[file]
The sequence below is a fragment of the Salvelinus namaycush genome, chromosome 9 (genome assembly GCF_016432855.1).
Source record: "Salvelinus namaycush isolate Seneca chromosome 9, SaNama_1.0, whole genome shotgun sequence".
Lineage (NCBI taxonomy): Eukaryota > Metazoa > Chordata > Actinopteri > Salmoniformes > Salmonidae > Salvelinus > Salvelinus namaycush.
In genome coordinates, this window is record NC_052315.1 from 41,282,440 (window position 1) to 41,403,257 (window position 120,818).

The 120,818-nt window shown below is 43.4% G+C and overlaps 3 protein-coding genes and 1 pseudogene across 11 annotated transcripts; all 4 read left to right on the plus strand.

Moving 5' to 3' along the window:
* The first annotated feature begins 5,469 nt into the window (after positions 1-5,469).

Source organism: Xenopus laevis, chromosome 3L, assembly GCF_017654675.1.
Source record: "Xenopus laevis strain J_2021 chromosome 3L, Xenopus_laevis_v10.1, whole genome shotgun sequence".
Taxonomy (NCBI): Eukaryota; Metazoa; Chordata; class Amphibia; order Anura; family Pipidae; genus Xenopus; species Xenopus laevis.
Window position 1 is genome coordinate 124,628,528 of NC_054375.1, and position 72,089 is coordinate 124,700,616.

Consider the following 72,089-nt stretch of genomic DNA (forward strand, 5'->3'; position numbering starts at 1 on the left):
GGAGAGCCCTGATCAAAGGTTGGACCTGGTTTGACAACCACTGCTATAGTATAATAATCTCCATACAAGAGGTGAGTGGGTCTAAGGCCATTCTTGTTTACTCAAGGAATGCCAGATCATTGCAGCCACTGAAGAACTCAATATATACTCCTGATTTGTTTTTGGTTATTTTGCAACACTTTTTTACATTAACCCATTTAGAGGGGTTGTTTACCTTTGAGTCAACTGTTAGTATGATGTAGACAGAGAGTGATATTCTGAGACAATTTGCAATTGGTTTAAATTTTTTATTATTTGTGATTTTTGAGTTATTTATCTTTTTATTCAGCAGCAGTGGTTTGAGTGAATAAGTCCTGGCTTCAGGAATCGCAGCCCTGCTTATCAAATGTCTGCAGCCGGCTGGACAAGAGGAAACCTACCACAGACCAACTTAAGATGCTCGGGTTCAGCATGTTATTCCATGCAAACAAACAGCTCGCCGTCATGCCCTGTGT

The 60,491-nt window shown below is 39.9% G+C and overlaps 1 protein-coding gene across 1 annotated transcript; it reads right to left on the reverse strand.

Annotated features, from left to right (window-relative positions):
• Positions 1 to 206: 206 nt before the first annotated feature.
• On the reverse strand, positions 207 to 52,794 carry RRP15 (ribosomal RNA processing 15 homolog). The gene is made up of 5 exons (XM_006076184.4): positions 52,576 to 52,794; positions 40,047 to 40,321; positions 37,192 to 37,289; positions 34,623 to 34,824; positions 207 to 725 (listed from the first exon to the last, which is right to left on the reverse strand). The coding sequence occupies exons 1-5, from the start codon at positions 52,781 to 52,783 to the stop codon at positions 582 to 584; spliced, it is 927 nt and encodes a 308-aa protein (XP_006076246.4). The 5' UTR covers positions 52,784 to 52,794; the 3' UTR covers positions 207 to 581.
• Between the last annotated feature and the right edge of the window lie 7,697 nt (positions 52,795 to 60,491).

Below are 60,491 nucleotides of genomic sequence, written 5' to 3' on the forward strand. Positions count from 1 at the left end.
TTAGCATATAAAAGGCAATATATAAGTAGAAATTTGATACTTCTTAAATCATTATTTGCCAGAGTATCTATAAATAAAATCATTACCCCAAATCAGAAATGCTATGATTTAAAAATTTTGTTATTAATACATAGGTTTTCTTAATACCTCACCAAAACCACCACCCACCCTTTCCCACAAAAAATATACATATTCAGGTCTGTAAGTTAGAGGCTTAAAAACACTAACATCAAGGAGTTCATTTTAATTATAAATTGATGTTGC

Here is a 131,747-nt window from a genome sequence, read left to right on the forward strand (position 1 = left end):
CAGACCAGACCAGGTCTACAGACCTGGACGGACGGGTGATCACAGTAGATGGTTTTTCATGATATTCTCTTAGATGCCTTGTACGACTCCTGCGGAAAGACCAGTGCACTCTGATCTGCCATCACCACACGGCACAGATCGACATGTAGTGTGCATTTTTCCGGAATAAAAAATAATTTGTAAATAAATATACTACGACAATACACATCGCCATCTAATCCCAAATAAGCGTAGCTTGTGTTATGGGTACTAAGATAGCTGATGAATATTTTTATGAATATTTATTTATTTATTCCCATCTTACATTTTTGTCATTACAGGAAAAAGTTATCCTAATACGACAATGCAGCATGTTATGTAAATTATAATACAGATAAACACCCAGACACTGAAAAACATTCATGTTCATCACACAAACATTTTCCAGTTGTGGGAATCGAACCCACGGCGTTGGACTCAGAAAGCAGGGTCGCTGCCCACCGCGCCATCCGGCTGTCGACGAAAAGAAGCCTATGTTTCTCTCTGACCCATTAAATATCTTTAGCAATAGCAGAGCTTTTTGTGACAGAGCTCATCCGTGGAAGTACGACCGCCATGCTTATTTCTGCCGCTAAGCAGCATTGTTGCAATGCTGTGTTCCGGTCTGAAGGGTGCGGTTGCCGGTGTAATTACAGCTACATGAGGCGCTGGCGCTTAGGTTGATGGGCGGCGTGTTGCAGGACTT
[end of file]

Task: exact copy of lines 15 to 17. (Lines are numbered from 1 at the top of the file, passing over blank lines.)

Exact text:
Annotated features, from left to right (window-relative positions):
• Positions 1 to 206: 206 nt before the first annotated feature.
• On the reverse strand, positions 207 to 52,794 carry RRP15 (ribosomal RNA processing 15 homolog). The gene is made up of 5 exons (XM_006076184.4): positions 52,576 to 52,794; positions 40,047 to 40,321; positions 37,192 to 37,289; positions 34,623 to 34,824; positions 207 to 725 (listed from the first exon to the last, which is right to left on the reverse strand). The coding sequence occupies exons 1-5, from the start codon at positions 52,781 to 52,783 to the stop codon at positions 582 to 584; spliced, it is 927 nt and encodes a 308-aa protein (XP_006076246.4). The 5' UTR covers positions 52,784 to 52,794; the 3' UTR covers positions 207 to 581.